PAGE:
A good car can be like a member of the family. Butler remembers them all: the locally made, three-door VW Passat in Brazil, the “horrible, underpowered” Peugeot 505 he sold in Bulgaria to a fellow diplomat for $3,000 more than he paid for it, the Volvo XC70 in Bosnia and others. And so does Dennis Jett, a retired American diplomat who served in Argentina, Israel, Malawi and Liberia and was the U.S. ambassador to Peru and Mozambique. Jett recalls being the only person in Israel with a yellow Pontiac Firebird. He also remembers the Peugeot wagon he cruised the streets of Lilongwe with in Malawi, and the stylish BMW 318 he sold to a Liberian who got it out of Monrovia on one of the last charter flights out of the country during its civil war.
The cars that American diplomats drive for their personal use are often very different from the official vehicles they are ferried around in at work. The U.S. government, along with other countries like France and Germany, purchase domestic-made vehicles that tend to be large (think Chevy Suburban), if not bulletproof.
A State Department spokesperson said that the General Services Administration (GSA) is the mandatory supply source for the vehicle purchases of all federal agencies. Model selections and manufacturers vary depending on what the GSA offers each year on contract. The State Department refused to detail any of the vehicle security features mandated at high-threat posts, but a spokesperson said, “Some vehicles are modified and armored in response to the local threat environment.”
What we drive impacts how we’re perceived and some think that when American diplomats arrive at meetings in enormous, bulletproof, gas-guzzling SUVs, it reinforces negative stereotypes about American arrogance and lack of concern for the environment.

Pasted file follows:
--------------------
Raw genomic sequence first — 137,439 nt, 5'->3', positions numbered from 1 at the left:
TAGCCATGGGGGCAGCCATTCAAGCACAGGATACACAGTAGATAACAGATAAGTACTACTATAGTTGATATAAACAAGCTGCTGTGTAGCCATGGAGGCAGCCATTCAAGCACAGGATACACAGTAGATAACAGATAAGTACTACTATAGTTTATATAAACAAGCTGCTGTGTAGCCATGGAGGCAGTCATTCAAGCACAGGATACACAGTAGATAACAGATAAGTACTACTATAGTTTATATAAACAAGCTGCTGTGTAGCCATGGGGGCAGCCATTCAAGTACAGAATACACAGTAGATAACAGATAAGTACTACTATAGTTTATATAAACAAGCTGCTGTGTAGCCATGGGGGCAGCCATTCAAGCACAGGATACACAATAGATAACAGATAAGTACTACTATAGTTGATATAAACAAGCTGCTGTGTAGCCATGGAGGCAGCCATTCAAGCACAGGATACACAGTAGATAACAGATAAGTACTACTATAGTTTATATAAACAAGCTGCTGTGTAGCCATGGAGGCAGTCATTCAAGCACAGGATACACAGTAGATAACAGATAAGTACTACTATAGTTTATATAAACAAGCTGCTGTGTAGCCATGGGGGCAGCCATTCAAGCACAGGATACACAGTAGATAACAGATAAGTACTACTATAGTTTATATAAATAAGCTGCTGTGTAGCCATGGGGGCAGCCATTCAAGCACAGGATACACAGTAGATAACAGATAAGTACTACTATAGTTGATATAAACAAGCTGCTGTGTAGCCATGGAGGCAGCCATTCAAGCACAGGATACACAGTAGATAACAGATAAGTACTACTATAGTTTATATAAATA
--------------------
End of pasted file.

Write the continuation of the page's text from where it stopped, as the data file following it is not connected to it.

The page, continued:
“The first problem is [the] ‘buy American’ [policy], which means bigger cars and supply-chain problems if you have more than one or two basic models,” said an American diplomat who spoke to The Diplomat on background. “I would prefer the flexibility to purchase vehicles where we serve that are appropriate for local conditions and can be serviced. We’d blend in better and [there would be] less down time waiting for American spare parts.”
Ambassador Jett also believes that importing American cars overseas often makes no sense.
“We would take the path of greatest expense and that made the least sense just to sell another American-made car that was ill-suited for the local conditions,” said Jett, author of a new book, “American Ambassadors: The Past, Present, and Future of America’s Diplomats.”
Dodge had its hideous, boxy Diplomat model in the 1970s and ’80s and India’s Hindustan Motors made a beloved little jalopy called the Hindustan Ambassador from 1958 until last year, but most legit diplomats drive much swankier cars. Many luxury brands offer diplomatic discounts and accredited diplomats can often acquire and sell cars duty-free, so it’s not uncommon for them to use a car for their tour and then turn a profit when it’s time to sell.
Limos, BMWs, Lincoln Town Cars and Benzes that wouldn’t look out of a place in a hip-hop video are not uncommon. And sweet rides aren’t just for those from wealthy nations. In fact, one diplomat who spoke to The Diplomat on background said the rule of thumb with cars is, “The poorer the country, the nicer the cars their diplomats drive.”
Oil-rich Equatorial Guinea may be one of the world’s most corrupt kleptocracies. The fleet of luxury vehicles — Bugatti, Bentley, Lamborghini, Ferrari, Porsche and Maserati — owned and later seized from Teodoro Nguema Obiang Mangue, the son of Equatorial Guinea’s dictator, has been held up as a prime example of that country’s endemic corruption.
Pamela Eyring, president of the Protocol School of Washington, said that diplomats from developing countries tend to be drawn from the elite of their society.